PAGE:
Two years on from the first symptoms:
a Healthcare industry checkup

Mike Hoey is the President of Source Meridian

Two years ago this month, the world came to a grinding halt. Since then, the leaps and technological bounds the medical community has made to protect us from the effects of the first truly global event to personally affect every member of mankind since the Ice Age deglaciation period roughly 20,000 years ago——the SARS-COV-2 virus pandemic—have been truly remarkable.

But with remarkable advances in healthtech, have come a radical rethinking of healthcare. US citizens in particular were especially affected by this seismic shift in meaning and potential and how tech has stepped in to facilitate those changes.

So in light of continued sentiments driving change in everything from insurance authorizations to telemedicine diagnosis, here are 3 things we should expect to see in healthcare in 2022.

Nobody wants to actually ‘go’ to the doctor anymore (still)

Telemedicine has become ubiquitous in the past two years, so expect to see not only the continued use of this tech by healthcare providers, but it’s expansion into other areas of practice as well – especially in the fields of psychiatry, substance abuse disorder treatment, and endocrinology, according to a McKinsey’s overview.

Now, having seen ten years of growth in a little less than two years, patients utilizing the tech have now leveled off at no less than 38x the user base pre-pandemic.

I anticipate new applications to arise within the next year as IoT enabled devices allow doctors to make sophisticated preliminary diagnoses, remotely, and for telemedicine appointments to only fall by 20%.

I should know me - the rise of patient access to health records

Your health record used to be in a manila envelope in a filing cabinet in your doctor’s office, but now it’s on your phone. This is a good thing, considering how hard it used to be to get access to data about what’s going on inside of your body.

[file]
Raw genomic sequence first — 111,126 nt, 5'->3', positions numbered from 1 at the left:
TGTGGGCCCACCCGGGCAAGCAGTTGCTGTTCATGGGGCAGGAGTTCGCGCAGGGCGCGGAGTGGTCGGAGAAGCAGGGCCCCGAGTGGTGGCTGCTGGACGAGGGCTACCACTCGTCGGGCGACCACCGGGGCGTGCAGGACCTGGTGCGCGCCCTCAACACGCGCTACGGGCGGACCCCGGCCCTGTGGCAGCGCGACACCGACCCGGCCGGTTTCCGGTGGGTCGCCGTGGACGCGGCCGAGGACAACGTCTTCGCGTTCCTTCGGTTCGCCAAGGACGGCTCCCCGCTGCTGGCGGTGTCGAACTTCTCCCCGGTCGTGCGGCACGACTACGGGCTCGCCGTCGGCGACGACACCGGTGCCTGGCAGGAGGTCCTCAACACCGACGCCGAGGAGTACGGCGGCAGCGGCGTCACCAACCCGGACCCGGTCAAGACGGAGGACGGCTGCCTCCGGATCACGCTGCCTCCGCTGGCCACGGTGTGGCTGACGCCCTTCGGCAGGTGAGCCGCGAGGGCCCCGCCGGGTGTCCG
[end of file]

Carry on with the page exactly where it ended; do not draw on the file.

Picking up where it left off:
Due to HIPPA, doctors need to allow patients access to their records, and this development has been excellent news to healthtech companies. Expect to witness the rise of patient sufferers of certain illnesses selling access to their healthcare records to researchers and drug-development companies.

Proprietary healthcare data used to be extremely difficult to come by and estimates from security specialists indicate that the cost of one record alone can still be worth up to $250 on the black market. However, by allowing patients to provide their data to life sciences companies (for a fee) puts the power of that information back in the hands of the patient.

Dr. Cyborg - the rise of wearable technology

Fitbit, Amazfit, Garmin, Apple, Samsung. As more companies enter into the lucrative hybridized field of healthcare data collection, expect to see more wearable consumer technology in 2022 healthtech. On the professional side of things, wearables are helping hospitals monitor patients’ vitals, conduct real-time blood tests, and detect anomalies that can later become cause for concern.

The crossover between the two will lie in healthcare providers and insurance companies getting involved in the universe of wearable technology. Imagine paying lower healthcare costs because you have hard data backing up the fact that you eat vegetables, exercise regularly, and sleep 8 hours a night. To those who value their health, this will come as a welcome relief to having to pay more for necessary procedures.

COVID allowed Americans to reframe the way they view medicine, and what healthcare means to them. For healthcare providers, that means a profound digital shift built around harnessing and unlocking the insights generated by each doctor’s visit, each jog, and each night we on time go to bed eager to start a new day in the morning. Allowing patients access to that data is the next step in the process, and the network that allows easy and remote transmission and diagnosis of that data is the final piece in the puzzle.

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